[From the notes of Emily Moore. Modified by Sam Rebelsky.]

A chess board is an array of 8 by 8 squares. In an earlier exercise, we reflected on the number of squares one could draw on the chess board. In this exercise, we will consider the number of triangles we can draw on the chess board.

For the purposes of this problem, the chessboard is arranged so that the squares are aligned with the horizontal and vertical axes (i.e., the board is "straight").

How many unique triangles can we draw on the chessboard if each corner of every triangle must fall at the corner of a square on the chessboard?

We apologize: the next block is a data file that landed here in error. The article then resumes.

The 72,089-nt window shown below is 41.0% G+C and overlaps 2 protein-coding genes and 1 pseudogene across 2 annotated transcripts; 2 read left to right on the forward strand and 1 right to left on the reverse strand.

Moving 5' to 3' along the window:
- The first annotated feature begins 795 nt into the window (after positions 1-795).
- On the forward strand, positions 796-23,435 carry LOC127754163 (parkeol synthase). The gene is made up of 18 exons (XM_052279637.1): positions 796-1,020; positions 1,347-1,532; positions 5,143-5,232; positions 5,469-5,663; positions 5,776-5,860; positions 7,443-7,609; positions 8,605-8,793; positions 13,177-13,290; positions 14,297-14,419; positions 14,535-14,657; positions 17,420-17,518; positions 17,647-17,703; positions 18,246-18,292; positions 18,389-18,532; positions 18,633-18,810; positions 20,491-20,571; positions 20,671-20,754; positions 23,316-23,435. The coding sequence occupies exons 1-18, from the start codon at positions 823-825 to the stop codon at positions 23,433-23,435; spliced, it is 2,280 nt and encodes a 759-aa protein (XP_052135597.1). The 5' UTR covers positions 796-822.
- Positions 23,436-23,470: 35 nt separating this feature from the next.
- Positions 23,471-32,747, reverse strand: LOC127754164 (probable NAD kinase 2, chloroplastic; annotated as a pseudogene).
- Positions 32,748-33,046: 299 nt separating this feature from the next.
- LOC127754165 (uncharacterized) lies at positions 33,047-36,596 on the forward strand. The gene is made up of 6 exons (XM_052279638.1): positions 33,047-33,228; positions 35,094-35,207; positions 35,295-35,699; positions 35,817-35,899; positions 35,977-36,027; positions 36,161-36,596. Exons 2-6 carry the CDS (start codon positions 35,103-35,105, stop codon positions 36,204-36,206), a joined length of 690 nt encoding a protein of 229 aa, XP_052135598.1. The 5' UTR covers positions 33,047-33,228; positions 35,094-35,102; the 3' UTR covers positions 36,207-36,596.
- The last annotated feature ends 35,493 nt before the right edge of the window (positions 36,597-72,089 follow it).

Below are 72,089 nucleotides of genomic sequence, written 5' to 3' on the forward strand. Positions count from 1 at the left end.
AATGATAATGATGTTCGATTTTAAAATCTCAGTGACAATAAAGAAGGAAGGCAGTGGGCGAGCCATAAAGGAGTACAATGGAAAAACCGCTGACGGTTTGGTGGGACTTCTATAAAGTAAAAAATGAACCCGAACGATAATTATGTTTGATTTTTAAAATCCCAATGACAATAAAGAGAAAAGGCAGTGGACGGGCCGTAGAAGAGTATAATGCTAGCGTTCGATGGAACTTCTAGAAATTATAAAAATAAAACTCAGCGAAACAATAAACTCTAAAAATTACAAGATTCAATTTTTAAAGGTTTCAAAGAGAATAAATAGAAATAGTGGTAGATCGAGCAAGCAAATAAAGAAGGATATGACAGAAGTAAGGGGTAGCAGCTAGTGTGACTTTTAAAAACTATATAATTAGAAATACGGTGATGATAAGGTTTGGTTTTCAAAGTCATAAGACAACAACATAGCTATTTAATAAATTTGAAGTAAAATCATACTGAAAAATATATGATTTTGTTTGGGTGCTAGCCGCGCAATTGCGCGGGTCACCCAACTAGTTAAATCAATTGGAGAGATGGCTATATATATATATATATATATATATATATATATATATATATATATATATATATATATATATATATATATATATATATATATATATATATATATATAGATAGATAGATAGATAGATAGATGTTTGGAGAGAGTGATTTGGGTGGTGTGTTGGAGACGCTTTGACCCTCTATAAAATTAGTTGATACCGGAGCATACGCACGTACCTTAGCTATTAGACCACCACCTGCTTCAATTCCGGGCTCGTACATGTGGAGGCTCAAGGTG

How many unique triangles can we draw on the chessboard if each corner of every triangle must fall at the corner of a square on the chessboard, one edge of each triangle must be horizontal, and one edge of each triangle must be vertical?

How many unique triangles can we draw on the chessboard if each corner of every triangle must fall at the corner of a square on the chessboard, one edge of each triangle must be horizontal, one edge of each triangle must be vertical, and the horizontal and vertical edges of each triangle must be of equal length?

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